A 2005 study published in Neurology6 found that CoQ10 was superior to a placebo in preventing migraines and reducing severity. Of the patients who received 100 mg of CoQ10 three times a day, 50 percent reported significantly reduced frequency of headaches compared to only 14 percent of those who took the placebo. Ubiquinol is the reduced form of CoQ10, and studies have repeatedly demonstrated that it is far more effective than CoQ10 due to its superior bioavailability.
Other dietary supplements that can be helpful for migraines include:
- Magnesium. This is probably the most important one as it contributes to relaxing the brain blood vessels that cause the pain. The best magnesium supplement I know of is magnesium threonate as it penetrates cell membranes, including the mitochondria, and no other magnesium supplement does this. Interestingly, some of the best drugs used to treat migraines are calcium channel blockers, and that is how magnesium works. Supplemental magnesium would be FAR safer than a calcium channel blocker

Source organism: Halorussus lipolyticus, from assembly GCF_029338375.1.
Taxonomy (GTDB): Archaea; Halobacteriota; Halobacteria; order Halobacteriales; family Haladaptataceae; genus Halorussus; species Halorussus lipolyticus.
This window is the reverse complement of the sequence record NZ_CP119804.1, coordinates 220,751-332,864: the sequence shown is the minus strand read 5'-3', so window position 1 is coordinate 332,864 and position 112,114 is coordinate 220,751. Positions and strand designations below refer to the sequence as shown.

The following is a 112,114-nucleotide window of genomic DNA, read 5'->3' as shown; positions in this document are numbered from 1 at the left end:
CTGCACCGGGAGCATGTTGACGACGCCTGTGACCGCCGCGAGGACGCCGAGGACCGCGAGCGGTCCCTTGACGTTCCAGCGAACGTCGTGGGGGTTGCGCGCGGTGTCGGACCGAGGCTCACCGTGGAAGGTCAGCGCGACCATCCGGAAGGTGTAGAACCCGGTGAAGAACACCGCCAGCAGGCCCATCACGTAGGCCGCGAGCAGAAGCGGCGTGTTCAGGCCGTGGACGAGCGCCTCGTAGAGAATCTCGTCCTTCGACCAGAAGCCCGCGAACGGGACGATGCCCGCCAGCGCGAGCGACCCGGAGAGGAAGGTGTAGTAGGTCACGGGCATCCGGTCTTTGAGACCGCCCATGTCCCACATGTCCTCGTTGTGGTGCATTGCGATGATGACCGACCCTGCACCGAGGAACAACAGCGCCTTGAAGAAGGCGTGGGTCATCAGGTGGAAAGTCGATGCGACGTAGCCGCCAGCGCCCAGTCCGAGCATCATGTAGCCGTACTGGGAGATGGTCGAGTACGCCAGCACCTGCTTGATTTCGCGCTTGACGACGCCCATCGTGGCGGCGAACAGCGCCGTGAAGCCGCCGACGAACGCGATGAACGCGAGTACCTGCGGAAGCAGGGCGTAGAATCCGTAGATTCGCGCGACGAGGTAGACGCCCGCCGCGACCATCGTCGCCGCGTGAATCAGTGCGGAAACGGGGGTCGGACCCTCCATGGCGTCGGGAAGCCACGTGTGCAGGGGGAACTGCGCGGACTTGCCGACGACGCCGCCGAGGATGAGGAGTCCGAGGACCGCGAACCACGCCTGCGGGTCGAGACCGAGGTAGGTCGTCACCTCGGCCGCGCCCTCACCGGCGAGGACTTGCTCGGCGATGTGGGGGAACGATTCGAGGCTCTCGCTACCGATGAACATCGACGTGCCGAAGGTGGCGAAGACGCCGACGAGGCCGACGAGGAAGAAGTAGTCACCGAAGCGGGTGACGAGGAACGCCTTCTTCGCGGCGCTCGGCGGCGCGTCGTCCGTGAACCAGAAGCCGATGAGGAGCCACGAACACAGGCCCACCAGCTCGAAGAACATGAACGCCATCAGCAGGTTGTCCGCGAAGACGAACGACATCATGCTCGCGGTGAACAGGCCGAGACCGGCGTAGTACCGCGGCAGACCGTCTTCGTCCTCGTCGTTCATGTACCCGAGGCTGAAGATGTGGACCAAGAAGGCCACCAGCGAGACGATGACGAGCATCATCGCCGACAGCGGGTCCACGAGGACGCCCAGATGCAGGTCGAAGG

- Vitamin B2 (riboflavin)
- Vitamin B6
- Vitamin B12
- Folic acid
A 2009 study7 evaluated the effect of 2 mg of folic acid, 25 mg vitamin B6, and 400 micrograms of vitamin B12 in 52 patients diagnosed with migraine with aura. Compared to the placebo group, those receiving these supplements experienced a 50 percent reduction in migraine disability over a six-month period. Previous studies, such as a 2004 study in the European Journal of Neurology,8 have also reported that high doses of B2 (riboflavin) can help prevent migraine attacks.
Patients received 400 mg riboflavin per day. Headache frequency was reduced from four days per month at baseline to two days per month after three months. Headache duration and intensity did not change significantly however. Keep in mind that prophylactic supplement regimens may take several weeks to produce results, so don't give up too soon. Typically, if the supplement is the right one, you'll notice results in about three to six months.
Exercise is something that should also be considered as an enormously useful strategy.
Last but not least, the Emotional Freedom Technique (EFT) often provides results for migraine headache relief. Newcomers who use this simple process by themselves tend to achieve relief 50 percent to 80 percent of the time. EFT is a very profound intervention that can be used in addition to the above strategies, it can also be useful for helping compliance to the lifestyle changes recommended.